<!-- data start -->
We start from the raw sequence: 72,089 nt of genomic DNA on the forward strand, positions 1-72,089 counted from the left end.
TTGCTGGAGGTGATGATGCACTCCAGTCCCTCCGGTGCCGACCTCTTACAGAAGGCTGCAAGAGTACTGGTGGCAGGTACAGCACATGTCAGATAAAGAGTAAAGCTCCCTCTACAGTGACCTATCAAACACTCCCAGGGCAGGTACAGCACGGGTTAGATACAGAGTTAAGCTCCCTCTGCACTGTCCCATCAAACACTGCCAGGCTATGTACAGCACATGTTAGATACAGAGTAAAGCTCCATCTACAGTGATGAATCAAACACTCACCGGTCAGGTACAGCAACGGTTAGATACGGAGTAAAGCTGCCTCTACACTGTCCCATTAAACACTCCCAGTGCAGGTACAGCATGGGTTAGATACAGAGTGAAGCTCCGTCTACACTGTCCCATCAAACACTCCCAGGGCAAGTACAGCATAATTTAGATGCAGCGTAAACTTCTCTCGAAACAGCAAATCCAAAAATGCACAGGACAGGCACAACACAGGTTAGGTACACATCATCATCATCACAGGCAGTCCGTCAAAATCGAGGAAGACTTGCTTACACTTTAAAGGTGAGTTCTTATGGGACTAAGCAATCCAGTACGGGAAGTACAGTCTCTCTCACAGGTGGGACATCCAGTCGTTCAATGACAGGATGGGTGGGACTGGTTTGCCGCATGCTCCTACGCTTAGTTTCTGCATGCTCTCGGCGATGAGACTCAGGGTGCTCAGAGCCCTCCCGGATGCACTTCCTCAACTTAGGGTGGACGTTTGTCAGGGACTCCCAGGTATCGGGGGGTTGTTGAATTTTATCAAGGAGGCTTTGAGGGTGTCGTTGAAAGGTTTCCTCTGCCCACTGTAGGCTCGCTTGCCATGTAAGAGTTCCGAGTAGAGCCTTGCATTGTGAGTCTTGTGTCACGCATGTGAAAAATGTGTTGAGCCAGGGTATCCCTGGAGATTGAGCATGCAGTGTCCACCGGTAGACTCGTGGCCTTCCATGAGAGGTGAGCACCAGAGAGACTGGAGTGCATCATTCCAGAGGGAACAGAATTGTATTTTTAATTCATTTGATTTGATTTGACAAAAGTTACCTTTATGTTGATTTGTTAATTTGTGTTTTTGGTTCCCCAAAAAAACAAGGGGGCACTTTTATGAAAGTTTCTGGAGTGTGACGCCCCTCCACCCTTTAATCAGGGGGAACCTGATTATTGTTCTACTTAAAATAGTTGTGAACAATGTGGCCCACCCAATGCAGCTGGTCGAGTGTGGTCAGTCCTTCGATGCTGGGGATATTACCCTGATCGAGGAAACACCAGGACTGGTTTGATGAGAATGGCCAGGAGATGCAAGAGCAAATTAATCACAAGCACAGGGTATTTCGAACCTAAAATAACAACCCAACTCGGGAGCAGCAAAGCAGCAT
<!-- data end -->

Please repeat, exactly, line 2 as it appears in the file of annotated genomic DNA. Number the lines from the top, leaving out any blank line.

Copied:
TTGCTGGAGGTGATGATGCACTCCAGTCCCTCCGGTGCCGACCTCTTACAGAAGGCTGCAAGAGTACTGGTGGCAGGTACAGCACATGTCAGATAAAGAGTAAAGCTCCCTCTACAGTGACCTATCAAACACTCCCAGGGCAGGTACAGCACGGGTTAGATACAGAGTTAAGCTCCCTCTGCACTGTCCCATCAAACACTGCCAGGCTATGTACAGCACATGTTAGATACAGAGTAAAGCTCCATCTACAGTGATGAATCAAACACTCACCGGTCAGGTACAGCAACGGTTAGATACGGAGTAAAGCTGCCTCTACACTGTCCCATTAAACACTCCCAGTGCAGGTACAGCATGGGTTAGATACAGAGTGAAGCTCCGTCTACACTGTCCCATCAAACACTCCCAGGGCAAGTACAGCATAATTTAGATGCAGCGTAAACTTCTCTCGAAACAGCAAATCCAAAAATGCACAGGACAGGCACAACACAGGTTAGGTACACATCATCATCATCACAGGCAGTCCGTCAAAATCGAGGAAGACTTGCTTACACTTTAAAGGTGAGTTCTTATGGGACTAAGCAATCCAGTACGGGAAGTACAGTCTCTCTCACAGGTGGGACATCCAGTCGTTCAATGACAGGATGGGTGGGACTGGTTTGCCGCATGCTCCTACGCTTAGTTTCTGCATGCTCTCGGCGATGAGACTCAGGGTGCTCAGAGCCCTCCCGGATGCACTTCCTCAACTTAGGGTGGACGTTTGTCAGGGACTCCCAGGTATCGGGGGGTTGTTGAATTTTATCAAGGAGGCTTTGAGGGTGTCGTTGAAAGGTTTCCTCTGCCCACTGTAGGCTCGCTTGCCATGTAAGAGTTCCGAGTAGAGCCTTGCATTGTGAGTCTTGTGTCACGCATGTGAAAAATGTGTTGAGCCAGGGTATCCCTGGAGATTGAGCATGCAGTGTCCACCGGTAGACTCGTGGCCTTCCATGAGAGGTGAGCACCAGAGAGACTGGAGTGCATCATTCCAGAGGGAACAGAATTGTATTTTTAATTCATTTGATTTGATTTGACAAAAGTTACCTTTATGTTGATTTGTTAATTTGTGTTTTTGGTTCCCCAAAAAAACAAGGGGGCACTTTTATGAAAGTTTCTGGAGTGTGACGCCCCTCCACCCTTTAATCAGGGGGAACCTGATTATTGTTCTACTTAAAATAGTTGTGAACAATGTGGCCCACCCAATGCAGCTGGTCGAGTGTGGTCAGTCCTTCGATGCTGGGGATATTACCCTGATCGAGGAAACACCAGGACTGGTTTGATGAGAATGGCCAGGAGATGCAAGAGCAAATTAATCACAAGCACAGGGTATTTCGAACCTAAAATAACAACCCAACTCGGGAGCAGCAAAGCAGCAT